The Keno City Mining Museum building is Jackson Hall, Keno City’s old community centre built in the 1920s. This museum captures the gold and silver mining history of the area dating from the early 1900s. Displays of early tools and equipment, as well as memorabilia and photographs, offer the visitor precious glimpses into the experiences of everyday life in isolated northern mining communities. The Museum also boasts a fine gift shop featuring Keno City and mining-related souvenirs, plus a variety of works by some of the Yukon’s most gifted artists. Next door to the museum, the Alpine Interpretive Centre interprets the area’s natural history and serves as the starting point to a network of marked hiking trails.
End of the Silver Trail
Keno City, YT N/A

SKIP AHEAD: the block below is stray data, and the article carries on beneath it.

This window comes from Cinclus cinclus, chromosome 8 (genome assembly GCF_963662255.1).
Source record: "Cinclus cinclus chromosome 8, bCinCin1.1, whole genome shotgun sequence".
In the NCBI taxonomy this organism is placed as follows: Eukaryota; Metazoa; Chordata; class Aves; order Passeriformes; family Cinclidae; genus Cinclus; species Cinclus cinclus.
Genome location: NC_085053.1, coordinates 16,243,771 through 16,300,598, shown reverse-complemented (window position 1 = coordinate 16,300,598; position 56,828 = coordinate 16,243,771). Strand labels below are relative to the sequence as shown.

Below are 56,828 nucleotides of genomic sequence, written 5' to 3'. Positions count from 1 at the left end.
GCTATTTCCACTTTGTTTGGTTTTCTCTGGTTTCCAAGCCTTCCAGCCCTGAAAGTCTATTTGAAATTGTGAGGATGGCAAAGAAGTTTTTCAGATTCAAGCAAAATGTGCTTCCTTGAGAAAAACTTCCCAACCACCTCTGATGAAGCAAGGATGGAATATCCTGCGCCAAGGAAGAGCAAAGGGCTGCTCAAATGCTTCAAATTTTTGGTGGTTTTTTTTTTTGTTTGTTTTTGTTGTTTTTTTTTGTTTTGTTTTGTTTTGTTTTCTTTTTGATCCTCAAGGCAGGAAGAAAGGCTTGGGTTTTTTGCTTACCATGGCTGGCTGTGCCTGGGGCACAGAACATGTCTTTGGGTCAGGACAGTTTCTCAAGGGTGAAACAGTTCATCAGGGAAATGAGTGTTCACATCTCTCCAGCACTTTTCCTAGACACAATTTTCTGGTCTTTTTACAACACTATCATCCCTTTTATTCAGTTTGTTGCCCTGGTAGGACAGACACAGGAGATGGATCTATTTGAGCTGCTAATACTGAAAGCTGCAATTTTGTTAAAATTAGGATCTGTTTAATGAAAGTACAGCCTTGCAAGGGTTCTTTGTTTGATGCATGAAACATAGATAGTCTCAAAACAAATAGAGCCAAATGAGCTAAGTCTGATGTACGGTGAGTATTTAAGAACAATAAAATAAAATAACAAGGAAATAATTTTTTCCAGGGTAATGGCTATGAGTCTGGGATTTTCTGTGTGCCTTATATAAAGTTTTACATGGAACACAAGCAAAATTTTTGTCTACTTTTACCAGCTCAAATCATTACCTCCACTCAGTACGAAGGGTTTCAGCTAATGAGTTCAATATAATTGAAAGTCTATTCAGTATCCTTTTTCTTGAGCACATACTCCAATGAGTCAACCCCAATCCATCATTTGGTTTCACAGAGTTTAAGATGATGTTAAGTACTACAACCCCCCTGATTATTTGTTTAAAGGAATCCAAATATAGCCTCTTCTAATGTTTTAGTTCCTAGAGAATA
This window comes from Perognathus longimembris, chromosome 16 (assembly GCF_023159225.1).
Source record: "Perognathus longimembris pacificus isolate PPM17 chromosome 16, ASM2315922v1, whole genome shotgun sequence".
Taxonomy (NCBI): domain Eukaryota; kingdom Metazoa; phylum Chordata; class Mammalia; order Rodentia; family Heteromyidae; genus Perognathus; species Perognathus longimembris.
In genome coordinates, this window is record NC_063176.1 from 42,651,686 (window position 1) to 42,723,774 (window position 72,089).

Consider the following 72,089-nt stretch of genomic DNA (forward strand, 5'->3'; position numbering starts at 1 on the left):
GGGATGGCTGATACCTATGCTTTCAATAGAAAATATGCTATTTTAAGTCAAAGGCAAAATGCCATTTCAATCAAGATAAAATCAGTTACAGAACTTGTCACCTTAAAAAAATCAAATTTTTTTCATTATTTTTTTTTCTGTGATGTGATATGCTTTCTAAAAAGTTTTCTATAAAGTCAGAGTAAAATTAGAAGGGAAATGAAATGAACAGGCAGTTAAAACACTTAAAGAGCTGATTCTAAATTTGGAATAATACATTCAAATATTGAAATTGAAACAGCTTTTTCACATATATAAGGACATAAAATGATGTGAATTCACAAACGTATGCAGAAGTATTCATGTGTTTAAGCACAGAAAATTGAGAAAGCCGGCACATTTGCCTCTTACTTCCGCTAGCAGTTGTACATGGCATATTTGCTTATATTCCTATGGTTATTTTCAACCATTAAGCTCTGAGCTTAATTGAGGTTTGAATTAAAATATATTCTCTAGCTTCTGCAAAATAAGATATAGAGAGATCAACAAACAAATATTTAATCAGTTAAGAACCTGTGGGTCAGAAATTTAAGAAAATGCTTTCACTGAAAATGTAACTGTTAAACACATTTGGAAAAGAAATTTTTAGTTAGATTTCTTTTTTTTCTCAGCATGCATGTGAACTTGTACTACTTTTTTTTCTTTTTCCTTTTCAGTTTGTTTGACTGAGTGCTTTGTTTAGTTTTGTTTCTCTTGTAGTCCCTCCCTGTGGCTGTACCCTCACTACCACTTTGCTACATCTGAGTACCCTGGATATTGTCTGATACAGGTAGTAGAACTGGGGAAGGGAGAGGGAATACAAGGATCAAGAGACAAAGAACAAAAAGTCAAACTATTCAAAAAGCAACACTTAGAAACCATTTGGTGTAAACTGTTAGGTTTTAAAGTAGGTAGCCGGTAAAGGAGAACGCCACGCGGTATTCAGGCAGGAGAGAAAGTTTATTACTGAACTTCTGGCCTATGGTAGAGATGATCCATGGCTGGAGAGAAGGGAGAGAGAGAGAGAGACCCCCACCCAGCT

Daily, 10 am – 6 pm
to Labour Day
Caterpillar’ track type tractor is labelled on the back, “The Fuel Crawler Co. 1919”
Caterpillar’ track type tractors were marketed as the necessary horseless farm implement of the twentieth century. In Yukon, ‘Caterpillar’ track trains replaced the horses for hauling freight. They first were used for hauling freight around the mines and transport goods between the communities. Eventually the tractors were used as an alternate for horses on the Overland Trail which ran from Whitehorse to Dawson City. The inaugural ‘Cat’ driven over land trip was driven by Emil Forrest and Cam Smith in the spring of 1925. It took them 16 days to complete. The men took longer then expected to complete the trek because they stopped periodically along the way to widen the trail where ever it was needed.
In 1922, the first 5-ton Holt gasoline tractor was unloaded from the barge in Mayo. Twenty horse drivers, dubbed ‘Skinners’ by the locals, turned out to see the machine that would bring about the end of the horse drawn era. After viewing the tractor it is said that the Skinners headed down to Binet’s hotel and drank away their sorrows.